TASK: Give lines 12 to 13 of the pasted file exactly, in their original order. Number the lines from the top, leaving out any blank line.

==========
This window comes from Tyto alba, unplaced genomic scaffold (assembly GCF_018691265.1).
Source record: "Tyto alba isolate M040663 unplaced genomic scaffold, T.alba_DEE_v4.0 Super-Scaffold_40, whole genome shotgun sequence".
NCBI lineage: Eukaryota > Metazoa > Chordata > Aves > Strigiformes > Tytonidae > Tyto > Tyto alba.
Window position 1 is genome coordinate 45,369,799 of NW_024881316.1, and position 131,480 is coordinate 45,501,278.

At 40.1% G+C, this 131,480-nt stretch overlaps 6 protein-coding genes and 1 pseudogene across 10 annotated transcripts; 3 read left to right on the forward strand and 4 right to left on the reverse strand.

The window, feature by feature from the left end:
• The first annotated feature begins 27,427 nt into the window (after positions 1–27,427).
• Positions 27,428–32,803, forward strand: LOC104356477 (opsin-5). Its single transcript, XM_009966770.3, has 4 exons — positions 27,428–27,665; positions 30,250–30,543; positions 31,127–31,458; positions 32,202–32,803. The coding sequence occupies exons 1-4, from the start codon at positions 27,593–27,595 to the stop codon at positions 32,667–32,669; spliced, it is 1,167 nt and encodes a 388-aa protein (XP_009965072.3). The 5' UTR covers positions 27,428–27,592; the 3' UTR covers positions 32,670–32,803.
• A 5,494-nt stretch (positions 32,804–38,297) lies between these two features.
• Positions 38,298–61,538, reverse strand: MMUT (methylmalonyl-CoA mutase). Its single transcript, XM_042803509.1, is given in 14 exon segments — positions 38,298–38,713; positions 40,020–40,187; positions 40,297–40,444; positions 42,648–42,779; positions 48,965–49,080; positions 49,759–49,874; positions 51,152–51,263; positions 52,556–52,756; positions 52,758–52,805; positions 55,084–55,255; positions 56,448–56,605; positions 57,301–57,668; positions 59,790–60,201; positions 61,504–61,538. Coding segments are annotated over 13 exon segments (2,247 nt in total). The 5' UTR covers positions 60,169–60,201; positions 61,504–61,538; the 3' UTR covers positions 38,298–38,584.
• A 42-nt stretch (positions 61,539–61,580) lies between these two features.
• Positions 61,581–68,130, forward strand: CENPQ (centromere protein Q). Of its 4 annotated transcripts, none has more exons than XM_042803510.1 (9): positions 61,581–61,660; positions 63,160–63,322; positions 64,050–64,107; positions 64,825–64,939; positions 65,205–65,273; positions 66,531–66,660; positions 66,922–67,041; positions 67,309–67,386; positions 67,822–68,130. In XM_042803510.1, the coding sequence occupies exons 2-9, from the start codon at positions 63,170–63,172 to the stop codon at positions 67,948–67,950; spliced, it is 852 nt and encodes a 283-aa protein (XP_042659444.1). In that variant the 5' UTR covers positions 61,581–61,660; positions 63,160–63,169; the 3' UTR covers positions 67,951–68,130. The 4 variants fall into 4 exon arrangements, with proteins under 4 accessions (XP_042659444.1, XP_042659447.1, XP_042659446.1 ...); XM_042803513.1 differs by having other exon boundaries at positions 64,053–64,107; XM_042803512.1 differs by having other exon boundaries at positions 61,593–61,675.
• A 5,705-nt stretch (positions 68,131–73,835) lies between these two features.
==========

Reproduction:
• Positions 61,581–68,130, forward strand: CENPQ (centromere protein Q). Of its 4 annotated transcripts, none has more exons than XM_042803510.1 (9): positions 61,581–61,660; positions 63,160–63,322; positions 64,050–64,107; positions 64,825–64,939; positions 65,205–65,273; positions 66,531–66,660; positions 66,922–67,041; positions 67,309–67,386; positions 67,822–68,130. In XM_042803510.1, the coding sequence occupies exons 2-9, from the start codon at positions 63,170–63,172 to the stop codon at positions 67,948–67,950; spliced, it is 852 nt and encodes a 283-aa protein (XP_042659444.1). In that variant the 5' UTR covers positions 61,581–61,660; positions 63,160–63,169; the 3' UTR covers positions 67,951–68,130. The 4 variants fall into 4 exon arrangements, with proteins under 4 accessions (XP_042659444.1, XP_042659447.1, XP_042659446.1 ...); XM_042803513.1 differs by having other exon boundaries at positions 64,053–64,107; XM_042803512.1 differs by having other exon boundaries at positions 61,593–61,675.
• A 5,705-nt stretch (positions 68,131–73,835) lies between these two features.